I've been to plenty of experimental performances, noise symposiums and otherwise heady fringe music events. I won't paint with broad strokes, but the results of these events tends to vary greatly from the truly illuminating to the aural equivalent of novocaine as someone fidgets with a mess of cables and inputs for roughly 15 minutes before they seemingly give up—and then five more acts repeat the process. Very rarely do I see a project in that nebulous sphere of experimental music that I walk away from thinking, "Wow that was fun." After seeing the improvised music group Apps awhile back at Ghost., however, that was my exact takeaway.
Formed in 2016 by Kristen Keilman and Andrew Dixon, Apps was born out of both extreme emotional states and a half-joke. The half-joke was whether or not the two could perform music made solely from noise-making apps on smart phones; the extreme emotional states were that the two were "freshly in love" according to Dixon, who was also battling serious health problems at the time.
"Literally our first show … two days later I underwent major surgery to have cancer removed from my face," he says.
Those highs and lows were just the starting point for Apps, though, and their entirely improvised sets still rely on Dixon and Keilman's emotional states, as well as that of the audience, the space and any number of unknowable variables. The performance at Ghost. had humor, dissonance, melody, poignancy and
multitudes of nuanced human emotion captured in moments of performance art that quickly flitted away and morphed into something new.
The duo has since augmented their aural toolkit, and though they still use smartphones, they've added live drums, guitar, viola, voice and other such
surprises. They've also expanded to include Mark Ettingoff, one of Santa Fe's most sought-after musicians. (Full disclosure: Ettingoff and I have played in several bands together, though his membership in Apps was a revelation that came well after I started to write this piece.)
For a group that sets almost no parameters for itself, expanding the sound could put them in danger of muddying their output, but Apps' strength lies in its members' ability to listen and adapt to one another.
The songs have structure and are built on rhythm and melody, while the mix of live instrumentation, most notably traditional drum kit and sporadic
electric guitar, add touchstones of rock and psychedelia punctuated with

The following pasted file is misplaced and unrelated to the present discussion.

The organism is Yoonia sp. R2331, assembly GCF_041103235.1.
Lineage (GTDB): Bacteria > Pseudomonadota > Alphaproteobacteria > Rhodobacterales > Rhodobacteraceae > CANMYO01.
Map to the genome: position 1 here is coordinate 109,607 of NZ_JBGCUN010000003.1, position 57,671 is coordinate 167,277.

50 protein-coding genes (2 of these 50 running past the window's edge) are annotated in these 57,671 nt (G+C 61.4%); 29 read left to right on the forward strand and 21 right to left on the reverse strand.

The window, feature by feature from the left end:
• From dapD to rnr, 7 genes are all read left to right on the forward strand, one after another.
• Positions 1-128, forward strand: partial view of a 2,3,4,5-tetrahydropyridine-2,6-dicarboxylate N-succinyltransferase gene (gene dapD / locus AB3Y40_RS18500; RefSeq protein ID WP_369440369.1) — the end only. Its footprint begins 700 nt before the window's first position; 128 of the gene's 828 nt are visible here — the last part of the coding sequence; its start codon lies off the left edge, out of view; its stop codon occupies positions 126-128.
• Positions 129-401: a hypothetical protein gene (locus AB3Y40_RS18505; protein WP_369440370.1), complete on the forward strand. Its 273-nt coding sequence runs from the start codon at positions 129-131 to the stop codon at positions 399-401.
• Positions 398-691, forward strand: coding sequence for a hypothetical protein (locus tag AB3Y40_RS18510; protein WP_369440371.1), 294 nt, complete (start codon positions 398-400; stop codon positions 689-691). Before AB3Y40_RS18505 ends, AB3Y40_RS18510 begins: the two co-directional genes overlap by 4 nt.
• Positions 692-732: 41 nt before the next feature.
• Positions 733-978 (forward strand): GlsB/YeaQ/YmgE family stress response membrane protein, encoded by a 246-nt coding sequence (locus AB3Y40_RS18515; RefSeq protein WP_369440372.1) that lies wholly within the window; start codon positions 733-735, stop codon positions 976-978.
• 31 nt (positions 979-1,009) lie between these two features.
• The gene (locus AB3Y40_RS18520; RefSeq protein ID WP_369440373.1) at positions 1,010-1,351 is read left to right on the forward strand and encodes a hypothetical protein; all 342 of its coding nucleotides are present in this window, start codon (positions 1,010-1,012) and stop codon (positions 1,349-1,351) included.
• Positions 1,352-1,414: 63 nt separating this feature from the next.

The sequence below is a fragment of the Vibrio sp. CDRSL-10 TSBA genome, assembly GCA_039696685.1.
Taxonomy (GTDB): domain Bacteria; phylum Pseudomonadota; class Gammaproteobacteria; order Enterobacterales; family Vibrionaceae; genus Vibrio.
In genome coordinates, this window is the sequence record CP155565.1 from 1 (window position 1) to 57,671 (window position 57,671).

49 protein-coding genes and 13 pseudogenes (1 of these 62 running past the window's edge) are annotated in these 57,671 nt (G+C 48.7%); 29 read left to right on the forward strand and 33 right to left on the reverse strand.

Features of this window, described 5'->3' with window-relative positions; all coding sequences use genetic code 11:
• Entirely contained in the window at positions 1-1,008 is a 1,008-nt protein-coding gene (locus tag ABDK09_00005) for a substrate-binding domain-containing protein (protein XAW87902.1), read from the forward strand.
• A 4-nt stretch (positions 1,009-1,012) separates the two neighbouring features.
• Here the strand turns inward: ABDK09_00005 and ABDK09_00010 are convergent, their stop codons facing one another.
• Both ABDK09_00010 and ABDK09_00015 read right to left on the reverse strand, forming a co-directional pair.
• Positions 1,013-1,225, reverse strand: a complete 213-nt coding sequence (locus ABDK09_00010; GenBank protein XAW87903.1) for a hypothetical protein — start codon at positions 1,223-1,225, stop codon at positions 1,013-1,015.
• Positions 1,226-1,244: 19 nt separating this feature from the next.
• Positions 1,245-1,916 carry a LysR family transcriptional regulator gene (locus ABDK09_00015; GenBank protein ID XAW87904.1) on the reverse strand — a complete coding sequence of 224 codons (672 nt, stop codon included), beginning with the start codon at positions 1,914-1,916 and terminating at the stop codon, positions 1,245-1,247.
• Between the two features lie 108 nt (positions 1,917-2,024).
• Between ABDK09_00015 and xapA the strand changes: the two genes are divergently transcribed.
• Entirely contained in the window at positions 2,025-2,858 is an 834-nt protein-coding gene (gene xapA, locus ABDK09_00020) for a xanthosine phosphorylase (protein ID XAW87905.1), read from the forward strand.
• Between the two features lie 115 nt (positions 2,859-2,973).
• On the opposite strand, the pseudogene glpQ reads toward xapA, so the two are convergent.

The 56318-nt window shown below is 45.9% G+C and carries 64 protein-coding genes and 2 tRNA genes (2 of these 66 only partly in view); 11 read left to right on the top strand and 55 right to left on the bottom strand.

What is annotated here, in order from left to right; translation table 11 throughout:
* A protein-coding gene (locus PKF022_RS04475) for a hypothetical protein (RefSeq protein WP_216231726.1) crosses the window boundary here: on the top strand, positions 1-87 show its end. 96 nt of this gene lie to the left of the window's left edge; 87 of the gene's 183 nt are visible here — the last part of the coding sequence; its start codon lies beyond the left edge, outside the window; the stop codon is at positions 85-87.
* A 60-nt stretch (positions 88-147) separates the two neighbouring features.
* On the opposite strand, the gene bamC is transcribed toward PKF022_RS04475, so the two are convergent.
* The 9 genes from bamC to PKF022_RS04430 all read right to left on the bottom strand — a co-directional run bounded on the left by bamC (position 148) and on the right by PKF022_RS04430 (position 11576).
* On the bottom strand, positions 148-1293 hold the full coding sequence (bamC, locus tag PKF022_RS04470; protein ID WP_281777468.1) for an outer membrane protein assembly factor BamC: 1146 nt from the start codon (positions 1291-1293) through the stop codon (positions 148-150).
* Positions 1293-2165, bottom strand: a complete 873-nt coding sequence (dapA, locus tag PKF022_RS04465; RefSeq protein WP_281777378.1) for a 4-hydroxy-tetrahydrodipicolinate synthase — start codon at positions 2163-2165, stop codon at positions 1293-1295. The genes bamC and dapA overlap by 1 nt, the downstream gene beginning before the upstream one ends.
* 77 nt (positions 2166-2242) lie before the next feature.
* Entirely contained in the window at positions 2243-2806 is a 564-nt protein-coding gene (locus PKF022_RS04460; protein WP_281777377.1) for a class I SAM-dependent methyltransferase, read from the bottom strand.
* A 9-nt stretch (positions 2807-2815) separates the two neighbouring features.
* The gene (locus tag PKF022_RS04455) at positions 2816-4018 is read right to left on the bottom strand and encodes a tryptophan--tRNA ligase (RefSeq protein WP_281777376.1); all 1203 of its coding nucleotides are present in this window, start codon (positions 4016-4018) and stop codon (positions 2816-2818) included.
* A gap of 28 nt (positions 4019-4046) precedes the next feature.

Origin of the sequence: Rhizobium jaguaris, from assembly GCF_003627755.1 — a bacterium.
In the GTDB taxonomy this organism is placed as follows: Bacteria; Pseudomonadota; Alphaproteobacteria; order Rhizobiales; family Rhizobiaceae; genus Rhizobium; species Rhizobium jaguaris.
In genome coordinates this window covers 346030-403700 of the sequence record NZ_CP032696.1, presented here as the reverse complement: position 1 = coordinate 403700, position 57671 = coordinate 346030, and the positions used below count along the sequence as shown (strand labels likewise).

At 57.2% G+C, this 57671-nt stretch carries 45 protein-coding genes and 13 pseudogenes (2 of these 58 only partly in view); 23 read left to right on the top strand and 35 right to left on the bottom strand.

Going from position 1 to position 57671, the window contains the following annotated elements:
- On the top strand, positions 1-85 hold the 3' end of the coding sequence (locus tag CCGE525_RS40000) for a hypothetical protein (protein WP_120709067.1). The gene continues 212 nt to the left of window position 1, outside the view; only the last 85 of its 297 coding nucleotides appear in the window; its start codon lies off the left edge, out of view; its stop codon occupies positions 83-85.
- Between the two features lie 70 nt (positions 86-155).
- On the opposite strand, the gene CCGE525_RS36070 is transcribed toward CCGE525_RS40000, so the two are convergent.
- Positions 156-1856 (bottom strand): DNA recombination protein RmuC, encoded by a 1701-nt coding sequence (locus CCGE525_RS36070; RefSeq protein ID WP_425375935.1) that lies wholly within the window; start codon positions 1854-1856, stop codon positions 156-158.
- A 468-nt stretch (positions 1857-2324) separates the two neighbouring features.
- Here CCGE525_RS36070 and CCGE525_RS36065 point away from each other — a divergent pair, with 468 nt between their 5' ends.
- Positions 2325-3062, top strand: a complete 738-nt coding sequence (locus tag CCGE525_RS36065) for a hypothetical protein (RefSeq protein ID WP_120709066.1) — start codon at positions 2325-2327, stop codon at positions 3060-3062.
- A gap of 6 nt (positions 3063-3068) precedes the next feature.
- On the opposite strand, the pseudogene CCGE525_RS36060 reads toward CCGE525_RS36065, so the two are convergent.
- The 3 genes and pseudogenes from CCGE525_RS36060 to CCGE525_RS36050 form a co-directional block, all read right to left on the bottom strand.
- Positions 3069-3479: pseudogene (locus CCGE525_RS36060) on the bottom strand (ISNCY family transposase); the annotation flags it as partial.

electronic influence and stabs of dissonance and noise. Of course, this is based purely on one live show experience, and any given performance could yield something completely different.
"We all have played very structured music," says Keilman, a graduate of the since-closed Santa Fe University of Art and Design's contemporary music program, "and we're really good listeners—that makes it almost feel like we know what we are doing. We actually don't."
And that is what makes for great improvised music—a knowledge of and respect for melody, structure and rhythm, but the drive to break from it and see where the music leads; the best improvisers, from noise rockers to jazz-heads, often convince listeners there was a plan in place all along.
According to Keilman, "We kind of don't really practice anymore, it's all about the show, the moment, the experience."
Living in the moment aside, Apps does plan to record in the near future.
"It would have to be captured in the same way that our shows happen," Dixon cautions.
To that end, the group would likely be best served recording live, capturing a performance as a singular piece of art.
And how has time affected the weight of those early moments, when Apps was conceived and Dixon and Keilman were awash in love and tumult? Now, with Dixon in better health and an uptick in their emotional lives, Apps has not
mellowed in its fierce approach to catharsis and expression.
"We've been going through a lot of positive things in our life when we play a show, and it's great," Dixon tells SFR. "But then, when we're having kind of a hard time and we play a show, that's also been great. Either way, it's a release for us."
It's this constant pursuit that makes Apps one of Santa Fe's most promising and engaging collectives of weirdo improvisers and experimenters. While noise and improv acts can often seem like they are building barriers around themselves, Apps invites its audience for a shared and very human experience, even with its tech-based angle.
Apps with FeMaLe GEniUs and Lisa Kori
7:30pm. Sat. Aug. 3. $10.
903 Early Street